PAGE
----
I do not have the money? How do you mean? You do not have it today? You have to transfer money in your accounts? Will you have it tomorrow,next week ,month etc. Find out the reason or condition.
This is how you determine a real objection and a false objection - by rich34232
Objections can be a buying signal, or they can be a signal the prospect isn't buying. You have to ask more questions to find out which it is.
Skip's statement above is the definitive answer to the question posed--signed, sealed, and delivered.

To go beyond that, and to look for further insight on that topic through conjecture, is tantamount to playing a board game. Clarification, and a deeper understanding of Skip's advice is found in the field, working with real live prospects.

As in that NLP expression I heard, the map is not the territory. - by Ace Coldiron
What you need to do is identify the real objections and not the "automated response" objections. 90% of customers have an automated response to certain questions. When I approach a customer on the lot, first objection is "Just looking". Thats an automated objection. So some of these objections are just "automated". Identify the true objections and focus with those, because those are the ones you need to overcome to get the sale. - by jrboyd
Does all this mean I just lost lots of potential sales because I hurried off the phone by the smallest objection, because I didn't want to bother people? xerm;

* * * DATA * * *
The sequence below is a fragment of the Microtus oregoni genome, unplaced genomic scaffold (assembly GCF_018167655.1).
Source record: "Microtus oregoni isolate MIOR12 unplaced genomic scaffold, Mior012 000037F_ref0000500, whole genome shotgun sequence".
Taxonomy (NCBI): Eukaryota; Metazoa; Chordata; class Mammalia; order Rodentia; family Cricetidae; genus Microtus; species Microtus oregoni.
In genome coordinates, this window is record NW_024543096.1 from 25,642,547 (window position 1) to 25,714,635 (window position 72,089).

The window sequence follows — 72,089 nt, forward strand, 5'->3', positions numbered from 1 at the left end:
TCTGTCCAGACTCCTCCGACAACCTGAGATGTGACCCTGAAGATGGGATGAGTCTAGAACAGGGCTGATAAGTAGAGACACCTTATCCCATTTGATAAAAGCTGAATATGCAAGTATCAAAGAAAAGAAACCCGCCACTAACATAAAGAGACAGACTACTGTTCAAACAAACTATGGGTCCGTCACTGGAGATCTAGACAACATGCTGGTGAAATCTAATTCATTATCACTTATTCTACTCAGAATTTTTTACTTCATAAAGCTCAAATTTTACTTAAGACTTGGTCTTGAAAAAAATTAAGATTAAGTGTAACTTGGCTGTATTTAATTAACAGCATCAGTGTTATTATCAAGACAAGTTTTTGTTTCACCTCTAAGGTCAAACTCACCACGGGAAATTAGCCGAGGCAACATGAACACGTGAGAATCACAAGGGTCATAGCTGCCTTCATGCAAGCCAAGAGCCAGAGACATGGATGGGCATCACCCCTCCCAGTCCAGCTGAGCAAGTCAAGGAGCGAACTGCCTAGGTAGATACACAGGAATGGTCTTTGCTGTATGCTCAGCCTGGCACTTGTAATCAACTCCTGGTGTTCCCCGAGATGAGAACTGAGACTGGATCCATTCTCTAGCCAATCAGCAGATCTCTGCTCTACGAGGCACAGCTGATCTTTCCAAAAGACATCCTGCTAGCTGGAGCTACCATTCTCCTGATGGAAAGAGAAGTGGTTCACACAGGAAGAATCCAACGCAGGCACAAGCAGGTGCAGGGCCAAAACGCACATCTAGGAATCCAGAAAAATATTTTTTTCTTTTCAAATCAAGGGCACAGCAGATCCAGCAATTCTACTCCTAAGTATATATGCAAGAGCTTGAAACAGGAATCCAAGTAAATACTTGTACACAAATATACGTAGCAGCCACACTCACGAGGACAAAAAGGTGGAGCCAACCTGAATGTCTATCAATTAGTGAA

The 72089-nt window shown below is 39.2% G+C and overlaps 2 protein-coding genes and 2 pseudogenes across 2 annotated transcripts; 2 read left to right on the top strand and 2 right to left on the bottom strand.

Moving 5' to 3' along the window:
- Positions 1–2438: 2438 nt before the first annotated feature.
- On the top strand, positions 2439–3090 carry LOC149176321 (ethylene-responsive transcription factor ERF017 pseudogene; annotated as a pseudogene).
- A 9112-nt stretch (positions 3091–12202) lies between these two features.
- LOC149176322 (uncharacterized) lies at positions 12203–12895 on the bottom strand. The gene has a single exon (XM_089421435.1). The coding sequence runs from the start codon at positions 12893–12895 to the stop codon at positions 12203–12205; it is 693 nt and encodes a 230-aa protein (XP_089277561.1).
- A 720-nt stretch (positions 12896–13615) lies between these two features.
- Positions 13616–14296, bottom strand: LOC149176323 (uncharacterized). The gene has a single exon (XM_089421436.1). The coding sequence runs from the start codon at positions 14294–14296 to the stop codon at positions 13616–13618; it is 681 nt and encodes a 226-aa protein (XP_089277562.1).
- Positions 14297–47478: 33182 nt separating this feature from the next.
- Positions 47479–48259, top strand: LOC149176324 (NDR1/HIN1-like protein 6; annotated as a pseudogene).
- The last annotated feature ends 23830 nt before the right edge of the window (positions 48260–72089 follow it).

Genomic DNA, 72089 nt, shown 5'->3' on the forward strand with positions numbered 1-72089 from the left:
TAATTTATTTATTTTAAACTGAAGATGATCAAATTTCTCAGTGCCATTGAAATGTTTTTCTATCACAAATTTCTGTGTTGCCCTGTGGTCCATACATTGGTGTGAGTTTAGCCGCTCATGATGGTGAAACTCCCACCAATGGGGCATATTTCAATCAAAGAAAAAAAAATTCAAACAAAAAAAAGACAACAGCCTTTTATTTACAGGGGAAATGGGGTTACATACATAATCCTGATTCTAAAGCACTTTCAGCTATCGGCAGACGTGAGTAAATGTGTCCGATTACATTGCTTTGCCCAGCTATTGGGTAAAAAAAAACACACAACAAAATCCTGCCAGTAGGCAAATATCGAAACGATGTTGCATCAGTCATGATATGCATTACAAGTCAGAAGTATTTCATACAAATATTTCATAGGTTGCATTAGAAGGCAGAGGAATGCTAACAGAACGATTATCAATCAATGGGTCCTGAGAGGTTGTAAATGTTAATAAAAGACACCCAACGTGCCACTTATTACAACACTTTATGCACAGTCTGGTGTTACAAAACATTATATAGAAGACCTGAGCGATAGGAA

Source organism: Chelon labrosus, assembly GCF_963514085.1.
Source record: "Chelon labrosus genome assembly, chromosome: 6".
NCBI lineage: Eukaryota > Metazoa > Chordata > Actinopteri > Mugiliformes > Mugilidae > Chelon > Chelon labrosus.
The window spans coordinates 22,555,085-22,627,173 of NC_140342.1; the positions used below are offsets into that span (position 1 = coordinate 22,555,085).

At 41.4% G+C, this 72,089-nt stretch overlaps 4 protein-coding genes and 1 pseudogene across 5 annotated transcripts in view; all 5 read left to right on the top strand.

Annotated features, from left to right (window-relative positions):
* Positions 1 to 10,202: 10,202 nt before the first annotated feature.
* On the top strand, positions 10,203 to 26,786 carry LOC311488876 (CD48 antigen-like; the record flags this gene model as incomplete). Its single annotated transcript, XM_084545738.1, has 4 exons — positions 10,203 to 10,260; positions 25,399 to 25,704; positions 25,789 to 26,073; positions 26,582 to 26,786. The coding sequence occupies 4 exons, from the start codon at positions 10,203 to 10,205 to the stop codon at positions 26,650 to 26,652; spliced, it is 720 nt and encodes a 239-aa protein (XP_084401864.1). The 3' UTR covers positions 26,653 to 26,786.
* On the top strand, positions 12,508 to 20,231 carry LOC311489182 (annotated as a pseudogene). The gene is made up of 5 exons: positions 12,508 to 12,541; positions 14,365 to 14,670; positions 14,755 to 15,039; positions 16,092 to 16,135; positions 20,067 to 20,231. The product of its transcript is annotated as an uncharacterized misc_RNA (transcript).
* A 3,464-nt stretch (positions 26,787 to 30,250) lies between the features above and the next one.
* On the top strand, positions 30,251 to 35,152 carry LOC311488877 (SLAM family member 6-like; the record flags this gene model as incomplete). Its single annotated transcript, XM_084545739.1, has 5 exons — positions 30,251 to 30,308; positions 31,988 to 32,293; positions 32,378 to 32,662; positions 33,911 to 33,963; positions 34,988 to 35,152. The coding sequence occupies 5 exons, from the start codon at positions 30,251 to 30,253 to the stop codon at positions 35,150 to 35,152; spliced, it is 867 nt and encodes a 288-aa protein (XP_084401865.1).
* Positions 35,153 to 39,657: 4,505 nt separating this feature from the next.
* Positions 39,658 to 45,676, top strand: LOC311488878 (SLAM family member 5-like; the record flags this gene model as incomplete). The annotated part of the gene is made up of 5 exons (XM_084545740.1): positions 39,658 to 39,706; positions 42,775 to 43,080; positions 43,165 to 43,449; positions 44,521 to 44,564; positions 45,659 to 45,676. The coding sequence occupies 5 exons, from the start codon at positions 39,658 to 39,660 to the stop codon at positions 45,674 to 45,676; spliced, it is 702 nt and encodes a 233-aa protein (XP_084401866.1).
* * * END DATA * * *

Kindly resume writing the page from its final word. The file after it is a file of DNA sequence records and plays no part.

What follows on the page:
Wow... I really have lots to learn! At least I'm now preparing myself better, and hopefully soon I can launch a perfect "attack" they just have to say yes to ;st

Take care,
*Louise - by cleocatra999
Legitimate objections are still a form of communication and shows that the prospect is still interested in either engaging you to see if you provide the necessary solutions, or to just pick your brain for further information.

But, even if they are just spring-boarding off of your information, thinking that they will probably not be buying anything from you, with the proper timing of your trial closes, you can bring them closer to your side, as long as you are still providing the solutions necessary.

You have heard the phrase, "Silence is Golden", but in the presentation mode, the silence from the prospect needs to be chisled away, until they voice their true desires to you.

Conversely, your own silence, awkward as it seems, prompts the prospect into moving forward with his/her next comment. You need to shut up, listen and then acknowledge their concerns.

Repeat as often as required.

Ed - by Ed The Roofer
In response to David Hoffeld's earlier post, I have to agree that many objections could be avoided if the sales person covered off on them during the earlier sales process. All sales people tend to know the regular objections they get to their products and could therefore handle these in their presentation. Working in finance I know one of our products has a percieved fee weakness - but also know that it replaces other, higher fees with other banks. So I am training my team to explain that up front. - by Moke1310